81 terms

AP Environmental Science Chapter 4 (Unit 2)

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Estuary
a semi-enclosed area where fresh water from a river meets salty water from the sea (Chesapeake Bay)
Ecology
the study of interactions among organisms and between organisms and their environment, including its biotic and abiotic components
Population
members of the same species that live in the same area at the same time
Species
a group of similar organisms that freely interbreed with one another to produce fertile offspring
Community
all the populations of species that live in the same habitat and interact with each other
Ecosystem
a community and its physical environment; the interactions between biotic organisms and biotic and abiotic components/cycle of resources
Landscape
a region that includes several interacting ecosystems
atoms, cells, tissues, organs, body systems, organisms, populations, communities, ecosystems, landscapes, biosphere
list the levels of organization from the smallest (atomic) to the largest level
Landscape Ecology
the study of connections between ecosystems found in one region
Atmosphere
gaseous envelope surrounding earth; composed mostly of nitrogen, with some oxygen and carbon dioxide
Hydrosphere
earth's supply of water (liquid and frozen)
Lithosphere
soil and rock of earth's crust
Biosphere
all living things on earth and their non-living environment
Energy
the capacity or ability to do work (growing, moving, reproducing, and maintaining/repairing damaged tissues)
kilojoules, kilocalories
units of energy: units of work are _____ and units of heat energy are ____
1, 4.184
1 kcal is the energy required to raise the temperature of 1kg of water by ___ degree C. 1 kcal is equivalent to ___ kilojoules
Potential Energy
stored energy
Kinetic Energy
energy of motion
Chemical Energy
energy stored in the chemical bonds of molecules
Radiant (solar) Energy
energy transported from the sun as electromagnetic waves
Heat Energy
thermal energy that flows from an object with a high temperature (heat source) to an object with a lower temperature (heat sink)
Mechanical Energy
energy in the movement of matter
Nuclear Energy
energy found within atomic nuclei
Electrical Energy
energy that flows as charged particles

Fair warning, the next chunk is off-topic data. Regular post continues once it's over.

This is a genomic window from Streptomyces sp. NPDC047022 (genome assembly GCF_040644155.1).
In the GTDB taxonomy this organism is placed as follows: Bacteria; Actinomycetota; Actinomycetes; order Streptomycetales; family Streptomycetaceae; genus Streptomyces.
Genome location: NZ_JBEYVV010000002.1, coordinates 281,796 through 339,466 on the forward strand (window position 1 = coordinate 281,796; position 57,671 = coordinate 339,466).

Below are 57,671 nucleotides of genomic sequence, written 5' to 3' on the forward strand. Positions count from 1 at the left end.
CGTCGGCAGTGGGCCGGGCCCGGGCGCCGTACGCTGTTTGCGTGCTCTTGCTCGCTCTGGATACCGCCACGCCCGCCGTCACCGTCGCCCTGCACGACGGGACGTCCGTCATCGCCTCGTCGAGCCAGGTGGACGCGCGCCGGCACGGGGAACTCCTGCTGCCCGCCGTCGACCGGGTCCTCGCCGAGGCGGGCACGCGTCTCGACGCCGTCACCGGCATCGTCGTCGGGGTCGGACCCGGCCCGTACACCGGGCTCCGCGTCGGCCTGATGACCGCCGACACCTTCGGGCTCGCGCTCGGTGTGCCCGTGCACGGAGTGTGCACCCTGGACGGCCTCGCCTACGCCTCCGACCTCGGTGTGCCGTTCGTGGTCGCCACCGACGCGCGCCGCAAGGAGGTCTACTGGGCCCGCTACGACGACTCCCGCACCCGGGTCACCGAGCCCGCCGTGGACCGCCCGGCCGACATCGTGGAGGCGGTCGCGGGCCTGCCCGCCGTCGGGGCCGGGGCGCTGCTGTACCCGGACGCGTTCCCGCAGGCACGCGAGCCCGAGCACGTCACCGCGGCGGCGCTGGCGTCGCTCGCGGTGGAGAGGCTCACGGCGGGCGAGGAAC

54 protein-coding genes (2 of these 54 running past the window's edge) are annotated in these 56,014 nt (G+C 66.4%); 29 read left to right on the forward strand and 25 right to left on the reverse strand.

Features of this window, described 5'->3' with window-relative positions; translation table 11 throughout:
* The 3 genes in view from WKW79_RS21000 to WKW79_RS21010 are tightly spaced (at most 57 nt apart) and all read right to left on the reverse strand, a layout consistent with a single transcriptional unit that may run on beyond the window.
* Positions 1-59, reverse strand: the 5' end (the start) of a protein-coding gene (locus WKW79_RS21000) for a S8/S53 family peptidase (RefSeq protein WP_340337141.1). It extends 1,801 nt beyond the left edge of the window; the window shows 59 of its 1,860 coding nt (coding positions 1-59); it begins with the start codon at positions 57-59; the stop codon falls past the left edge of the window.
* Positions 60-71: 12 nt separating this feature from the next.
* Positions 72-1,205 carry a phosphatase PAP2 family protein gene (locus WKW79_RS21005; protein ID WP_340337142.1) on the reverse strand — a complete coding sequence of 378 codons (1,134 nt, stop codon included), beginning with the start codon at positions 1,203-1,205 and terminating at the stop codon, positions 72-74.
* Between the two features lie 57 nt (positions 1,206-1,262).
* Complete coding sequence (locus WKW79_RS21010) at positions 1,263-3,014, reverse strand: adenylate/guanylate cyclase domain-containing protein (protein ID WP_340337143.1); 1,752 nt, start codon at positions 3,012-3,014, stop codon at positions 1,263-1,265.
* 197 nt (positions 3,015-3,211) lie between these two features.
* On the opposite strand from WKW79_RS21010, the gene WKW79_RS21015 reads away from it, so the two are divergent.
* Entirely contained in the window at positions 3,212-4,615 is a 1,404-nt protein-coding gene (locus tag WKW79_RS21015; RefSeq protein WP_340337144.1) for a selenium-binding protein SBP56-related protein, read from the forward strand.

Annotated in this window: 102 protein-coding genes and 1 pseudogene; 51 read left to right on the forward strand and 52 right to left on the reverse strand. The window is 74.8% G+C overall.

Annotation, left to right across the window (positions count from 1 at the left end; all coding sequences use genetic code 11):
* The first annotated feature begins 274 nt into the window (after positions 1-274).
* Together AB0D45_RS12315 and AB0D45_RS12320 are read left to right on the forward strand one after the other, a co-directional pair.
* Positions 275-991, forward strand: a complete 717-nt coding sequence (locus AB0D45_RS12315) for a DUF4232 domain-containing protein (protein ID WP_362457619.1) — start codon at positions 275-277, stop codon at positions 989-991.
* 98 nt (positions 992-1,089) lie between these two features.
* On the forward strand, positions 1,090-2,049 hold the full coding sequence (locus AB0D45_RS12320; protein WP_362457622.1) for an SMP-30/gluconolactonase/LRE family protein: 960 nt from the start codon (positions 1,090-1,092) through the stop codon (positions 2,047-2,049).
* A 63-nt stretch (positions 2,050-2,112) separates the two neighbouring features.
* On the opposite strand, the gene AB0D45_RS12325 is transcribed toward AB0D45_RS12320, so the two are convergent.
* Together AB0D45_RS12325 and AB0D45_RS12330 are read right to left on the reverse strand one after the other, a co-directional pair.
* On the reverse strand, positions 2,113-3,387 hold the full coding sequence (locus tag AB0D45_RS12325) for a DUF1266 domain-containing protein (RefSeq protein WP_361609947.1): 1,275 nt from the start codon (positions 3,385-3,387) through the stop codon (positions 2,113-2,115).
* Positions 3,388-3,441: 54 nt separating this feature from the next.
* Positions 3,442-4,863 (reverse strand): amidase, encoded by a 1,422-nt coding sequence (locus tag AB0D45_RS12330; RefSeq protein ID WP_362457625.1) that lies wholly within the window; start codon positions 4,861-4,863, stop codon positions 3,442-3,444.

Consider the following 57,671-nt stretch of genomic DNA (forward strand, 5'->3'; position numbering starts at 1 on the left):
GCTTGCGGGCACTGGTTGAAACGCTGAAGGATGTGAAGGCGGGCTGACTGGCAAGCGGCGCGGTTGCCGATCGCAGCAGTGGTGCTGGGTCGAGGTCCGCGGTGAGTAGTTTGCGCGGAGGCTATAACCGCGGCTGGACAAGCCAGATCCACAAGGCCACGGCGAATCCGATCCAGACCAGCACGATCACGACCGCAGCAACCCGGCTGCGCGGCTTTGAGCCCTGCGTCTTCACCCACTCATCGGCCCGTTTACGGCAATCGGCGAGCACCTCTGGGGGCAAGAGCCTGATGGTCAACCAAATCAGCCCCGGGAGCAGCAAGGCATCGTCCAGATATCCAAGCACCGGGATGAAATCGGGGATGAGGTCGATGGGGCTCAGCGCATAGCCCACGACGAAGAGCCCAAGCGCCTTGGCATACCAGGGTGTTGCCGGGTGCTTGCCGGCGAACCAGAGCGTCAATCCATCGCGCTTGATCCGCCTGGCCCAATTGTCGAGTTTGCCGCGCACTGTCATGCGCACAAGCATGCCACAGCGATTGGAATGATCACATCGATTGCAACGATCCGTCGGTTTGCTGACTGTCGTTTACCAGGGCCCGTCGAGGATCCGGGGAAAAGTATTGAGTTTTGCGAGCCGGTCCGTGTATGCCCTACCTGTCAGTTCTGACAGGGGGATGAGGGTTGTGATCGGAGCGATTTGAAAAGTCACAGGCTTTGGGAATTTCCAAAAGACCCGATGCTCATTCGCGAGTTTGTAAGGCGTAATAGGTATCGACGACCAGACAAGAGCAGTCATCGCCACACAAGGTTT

Thermodynamics
the study of energy and its transformations
Closed System
a system that does not exchange energy with its surroundings
Open System
a system that can exchange energy with its surroundings
First Law of Thermodynamics
energy cannot be created or destroyed, only transformed from one form to another
Second Law of Thermodynamics
whenever energy is converted from one form to another, some usable energy is degraded into heat, a less-usable form that disperses into the environment. As a result, the amount of usable energy in the universe decreases over time
Entropy
a measure of the disorder or randomness of energy. Usable energy has low entropy (is more organized) while less-usable energy -- such as heat -- has high entropy (less organized)
Photosynthesis
the biological process in which light energy from the sun is captured and transformed into the chemical energy of carbohydrate molecules. Plants, algae, and some bacteria use water, sunlight, and carbon dioxide to create energy and oxygen through this process
Cellular Respiration
the process by which cells use oxygen to releases the chemical energy plants store in carbohydrates and other molecules within the cells of organisms
C6H12O6 + 6O2 --> 6CO2 + 6H2O + Energy
chemical equation for cellular respiration
6CO2 + 6H2O + radiant energy --> C6H12O6 + 6O2
chemical equation for photosynthesis
Hydrothermal Vent Ecosystem
exception to the rule that life requires the sun; ecosystem in which hydrothermal vents on the ocean floor support bacteria that chemosynthesize to create energy. This source of energy allows huge tube worms, clams, barnacles, and mussels to survive without any sunlight